"Rather than shutting the museum down, we've been going gallery by gallery," said Peter Barnet, the Met's curator in charge of medieval art and the Cloisters. "We've essentially tried to restore it so that it looks as it originally did." Mr. Barnet is overseeing the $24 million restoration and renovation project; half the funds come from the city, the other half from private donations.

With the delicate repairs under way, Mr. Barnet and his team have been slowly rearranging art and objects, displaying new acquisitions for the first time and trying to make the picturesque site more inviting. A cafe has been added off the Glass Gallery, and audio guides are now available in English, French, Spanish and German, as well as an English version for children.

The most noticeable addition by far, however, is just beginning to become visible. A wall of windows in the Early Gothic Hall that face west overlooking the Hudson has been carefully restored and given an exterior protective glazing in preparation for the addition of 14 panels of mainly 13th-and 14th-century stained-glass windows. Some windows are new acquisitions; others were purchased by the Met as long as 30 years ago, but are only now being restored and readied for installation.

By the end of the month, half the windows will be in place. This new installation has been designed to be adaptable: the stained-glass portions, which are inserted within the larger windows, can be removed, allowing the collection to be rotated.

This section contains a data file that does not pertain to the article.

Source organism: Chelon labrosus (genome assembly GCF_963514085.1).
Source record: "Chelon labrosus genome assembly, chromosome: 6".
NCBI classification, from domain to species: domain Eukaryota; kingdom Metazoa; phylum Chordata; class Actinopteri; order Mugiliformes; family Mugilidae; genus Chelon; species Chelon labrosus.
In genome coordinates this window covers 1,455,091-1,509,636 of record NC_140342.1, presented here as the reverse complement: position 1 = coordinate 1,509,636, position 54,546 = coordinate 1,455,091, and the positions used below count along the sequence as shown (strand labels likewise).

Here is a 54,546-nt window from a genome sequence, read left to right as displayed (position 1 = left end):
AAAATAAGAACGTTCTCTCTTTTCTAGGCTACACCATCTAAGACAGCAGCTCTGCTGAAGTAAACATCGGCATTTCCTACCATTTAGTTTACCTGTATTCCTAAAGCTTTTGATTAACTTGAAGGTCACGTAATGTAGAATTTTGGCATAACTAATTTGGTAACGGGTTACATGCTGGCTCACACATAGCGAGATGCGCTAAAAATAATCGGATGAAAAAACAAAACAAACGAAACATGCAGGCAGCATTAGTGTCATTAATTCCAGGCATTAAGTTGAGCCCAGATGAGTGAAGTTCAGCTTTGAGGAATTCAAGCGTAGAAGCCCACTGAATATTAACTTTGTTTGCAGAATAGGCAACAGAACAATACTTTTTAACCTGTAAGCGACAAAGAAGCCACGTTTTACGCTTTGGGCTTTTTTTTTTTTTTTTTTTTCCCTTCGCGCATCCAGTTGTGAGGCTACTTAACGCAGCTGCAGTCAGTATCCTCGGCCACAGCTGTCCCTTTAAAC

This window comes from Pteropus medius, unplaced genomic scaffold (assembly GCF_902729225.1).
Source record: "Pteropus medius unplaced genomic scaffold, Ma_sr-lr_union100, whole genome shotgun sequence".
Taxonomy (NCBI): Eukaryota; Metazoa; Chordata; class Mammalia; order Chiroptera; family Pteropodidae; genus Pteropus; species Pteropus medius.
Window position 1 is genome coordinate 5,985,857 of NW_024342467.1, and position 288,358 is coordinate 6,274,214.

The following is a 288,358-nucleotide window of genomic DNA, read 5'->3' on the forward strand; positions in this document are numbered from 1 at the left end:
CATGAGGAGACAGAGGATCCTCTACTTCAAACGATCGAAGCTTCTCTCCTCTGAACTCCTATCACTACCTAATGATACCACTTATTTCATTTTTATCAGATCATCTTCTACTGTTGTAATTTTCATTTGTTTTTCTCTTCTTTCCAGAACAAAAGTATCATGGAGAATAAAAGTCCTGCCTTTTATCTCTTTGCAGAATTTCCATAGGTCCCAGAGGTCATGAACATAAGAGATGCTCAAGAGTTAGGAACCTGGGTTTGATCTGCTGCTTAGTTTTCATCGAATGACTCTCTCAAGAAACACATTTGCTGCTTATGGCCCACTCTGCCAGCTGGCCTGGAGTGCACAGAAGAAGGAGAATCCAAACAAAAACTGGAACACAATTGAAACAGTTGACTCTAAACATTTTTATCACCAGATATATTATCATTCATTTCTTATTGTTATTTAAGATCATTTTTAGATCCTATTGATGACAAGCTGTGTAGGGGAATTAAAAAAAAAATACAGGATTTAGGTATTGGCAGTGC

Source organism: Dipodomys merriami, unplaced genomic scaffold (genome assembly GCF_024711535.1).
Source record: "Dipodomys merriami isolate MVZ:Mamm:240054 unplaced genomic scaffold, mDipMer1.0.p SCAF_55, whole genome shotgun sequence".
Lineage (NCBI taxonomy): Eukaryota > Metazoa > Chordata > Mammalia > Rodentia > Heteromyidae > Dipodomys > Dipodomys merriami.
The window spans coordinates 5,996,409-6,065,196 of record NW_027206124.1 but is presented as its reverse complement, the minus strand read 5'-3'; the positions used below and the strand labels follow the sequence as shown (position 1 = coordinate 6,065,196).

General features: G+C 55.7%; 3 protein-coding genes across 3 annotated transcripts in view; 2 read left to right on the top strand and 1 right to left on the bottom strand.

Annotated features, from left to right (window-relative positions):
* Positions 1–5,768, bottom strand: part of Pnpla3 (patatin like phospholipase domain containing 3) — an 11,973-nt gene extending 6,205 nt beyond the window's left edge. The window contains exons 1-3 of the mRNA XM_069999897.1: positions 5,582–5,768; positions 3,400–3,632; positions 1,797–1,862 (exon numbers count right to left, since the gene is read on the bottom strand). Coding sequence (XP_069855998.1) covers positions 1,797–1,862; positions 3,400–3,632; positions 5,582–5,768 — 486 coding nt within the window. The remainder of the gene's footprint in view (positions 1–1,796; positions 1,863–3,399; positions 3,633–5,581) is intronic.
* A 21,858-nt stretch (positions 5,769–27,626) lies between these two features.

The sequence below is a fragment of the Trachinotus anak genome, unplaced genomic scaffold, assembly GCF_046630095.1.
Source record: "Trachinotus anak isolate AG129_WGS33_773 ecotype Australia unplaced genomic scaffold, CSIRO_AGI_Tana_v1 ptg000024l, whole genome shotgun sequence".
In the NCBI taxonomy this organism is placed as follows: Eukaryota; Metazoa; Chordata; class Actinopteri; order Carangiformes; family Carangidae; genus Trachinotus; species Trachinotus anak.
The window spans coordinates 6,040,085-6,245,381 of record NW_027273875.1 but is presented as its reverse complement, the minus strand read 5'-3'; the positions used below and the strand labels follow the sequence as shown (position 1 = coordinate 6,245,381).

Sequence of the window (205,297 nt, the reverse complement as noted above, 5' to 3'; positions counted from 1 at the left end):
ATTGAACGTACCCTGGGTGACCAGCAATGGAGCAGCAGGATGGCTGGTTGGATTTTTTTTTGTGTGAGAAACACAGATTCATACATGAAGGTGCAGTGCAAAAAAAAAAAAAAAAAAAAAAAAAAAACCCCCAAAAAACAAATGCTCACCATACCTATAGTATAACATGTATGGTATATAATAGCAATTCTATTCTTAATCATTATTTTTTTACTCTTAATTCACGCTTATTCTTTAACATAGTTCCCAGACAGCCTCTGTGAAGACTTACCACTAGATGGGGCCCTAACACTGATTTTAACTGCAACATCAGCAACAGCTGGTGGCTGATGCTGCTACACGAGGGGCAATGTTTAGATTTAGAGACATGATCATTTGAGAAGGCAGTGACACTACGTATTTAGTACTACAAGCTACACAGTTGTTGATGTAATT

The Early Gothic Hall closed in 2002 so stonemasons could repair the walls and remove a whitewash applied in the 1970's that curators said had a deadening effect on the sculptures exhibited there. On the north wall is a 14th-century grisaille stained-glass window, which until recently had been in storage. A late-13th-century life-size Virgin, among the most important sculptures made for the Strasbourg Cathedral in France, now stands by the north wall.

The Early Gothic Hall reopened in March, but it is far from finished. Work on the stained glass continues, back in a conservation laboratory at the Met's main building. There, Drew Anderson, an impish 42-year-old Scotsman, has been working full time for two years on windows from some of the greatest Gothic buildings of Europe.

"The Met has the second-largest museum collection of stained glass in the world, after the V & A," said Mr. Anderson, referring to the Victoria and Albert Museum in London, where he worked until the Met hired him away.

To begin the Cloisters project, Mr. Anderson photographed every window earmarked for the Early Gothic Hall. He scanned these images into a computer, using software that lets him compare them to earlier pictures and spot changes in their condition.

He has recorded his findings, describing any corrosion and deterioration of the glass and lead, and previous restoration efforts. "These are notes for generations to come," Mr. Anderson said. He also makes a rubbing of each piece of a window on tracing paper and numbers all the parts.

Although stained-glass conservation is often considered a poor cousin to painting conservation, the techniques and general philosophy are the same.

"At all costs I try to be as least-invasive as possible," Mr. Anderson said. "It's a dangerous attitude to say a window is really dirty, because this is not about trying to make the glass look as it originally did but to stop the deterioration." Stained glass can often be more fragile than paintings, and in both media overcleaning puts an object at risk. In the case of glass, too much cleaning can weaken the fired-on paint.